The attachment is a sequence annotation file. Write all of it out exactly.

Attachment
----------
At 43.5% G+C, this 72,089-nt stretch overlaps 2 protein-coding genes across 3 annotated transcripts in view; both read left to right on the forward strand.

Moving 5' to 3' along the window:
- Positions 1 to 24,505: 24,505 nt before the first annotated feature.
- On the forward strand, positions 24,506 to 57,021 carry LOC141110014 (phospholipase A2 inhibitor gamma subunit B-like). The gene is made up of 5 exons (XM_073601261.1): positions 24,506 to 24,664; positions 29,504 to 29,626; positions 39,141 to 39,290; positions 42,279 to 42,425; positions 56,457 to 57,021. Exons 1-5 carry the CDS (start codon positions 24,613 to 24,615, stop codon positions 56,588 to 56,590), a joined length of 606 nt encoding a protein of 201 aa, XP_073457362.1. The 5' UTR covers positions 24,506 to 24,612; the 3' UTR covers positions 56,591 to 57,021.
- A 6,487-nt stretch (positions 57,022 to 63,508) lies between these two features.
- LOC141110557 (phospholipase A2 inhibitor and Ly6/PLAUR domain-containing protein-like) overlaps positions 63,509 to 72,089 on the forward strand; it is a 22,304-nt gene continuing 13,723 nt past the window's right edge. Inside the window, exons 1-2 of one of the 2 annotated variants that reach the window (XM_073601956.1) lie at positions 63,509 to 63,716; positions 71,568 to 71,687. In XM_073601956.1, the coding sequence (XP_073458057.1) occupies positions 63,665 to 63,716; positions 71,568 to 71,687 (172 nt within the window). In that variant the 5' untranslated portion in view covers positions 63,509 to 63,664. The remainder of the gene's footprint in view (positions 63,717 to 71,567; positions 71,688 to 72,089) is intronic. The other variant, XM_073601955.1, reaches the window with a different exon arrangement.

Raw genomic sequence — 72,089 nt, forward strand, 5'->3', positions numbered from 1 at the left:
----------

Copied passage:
At 43.5% G+C, this 72,089-nt stretch overlaps 2 protein-coding genes across 3 annotated transcripts in view; both read left to right on the forward strand.

Moving 5' to 3' along the window:
- Positions 1 to 24,505: 24,505 nt before the first annotated feature.
- On the forward strand, positions 24,506 to 57,021 carry LOC141110014 (phospholipase A2 inhibitor gamma subunit B-like). The gene is made up of 5 exons (XM_073601261.1): positions 24,506 to 24,664; positions 29,504 to 29,626; positions 39,141 to 39,290; positions 42,279 to 42,425; positions 56,457 to 57,021. Exons 1-5 carry the CDS (start codon positions 24,613 to 24,615, stop codon positions 56,588 to 56,590), a joined length of 606 nt encoding a protein of 201 aa, XP_073457362.1. The 5' UTR covers positions 24,506 to 24,612; the 3' UTR covers positions 56,591 to 57,021.
- A 6,487-nt stretch (positions 57,022 to 63,508) lies between these two features.
- LOC141110557 (phospholipase A2 inhibitor and Ly6/PLAUR domain-containing protein-like) overlaps positions 63,509 to 72,089 on the forward strand; it is a 22,304-nt gene continuing 13,723 nt past the window's right edge. Inside the window, exons 1-2 of one of the 2 annotated variants that reach the window (XM_073601956.1) lie at positions 63,509 to 63,716; positions 71,568 to 71,687. In XM_073601956.1, the coding sequence (XP_073458057.1) occupies positions 63,665 to 63,716; positions 71,568 to 71,687 (172 nt within the window). In that variant the 5' untranslated portion in view covers positions 63,509 to 63,664. The remainder of the gene's footprint in view (positions 63,717 to 71,567; positions 71,688 to 72,089) is intronic. The other variant, XM_073601955.1, reaches the window with a different exon arrangement.

Raw genomic sequence — 72,089 nt, forward strand, 5'->3', positions numbered from 1 at the left: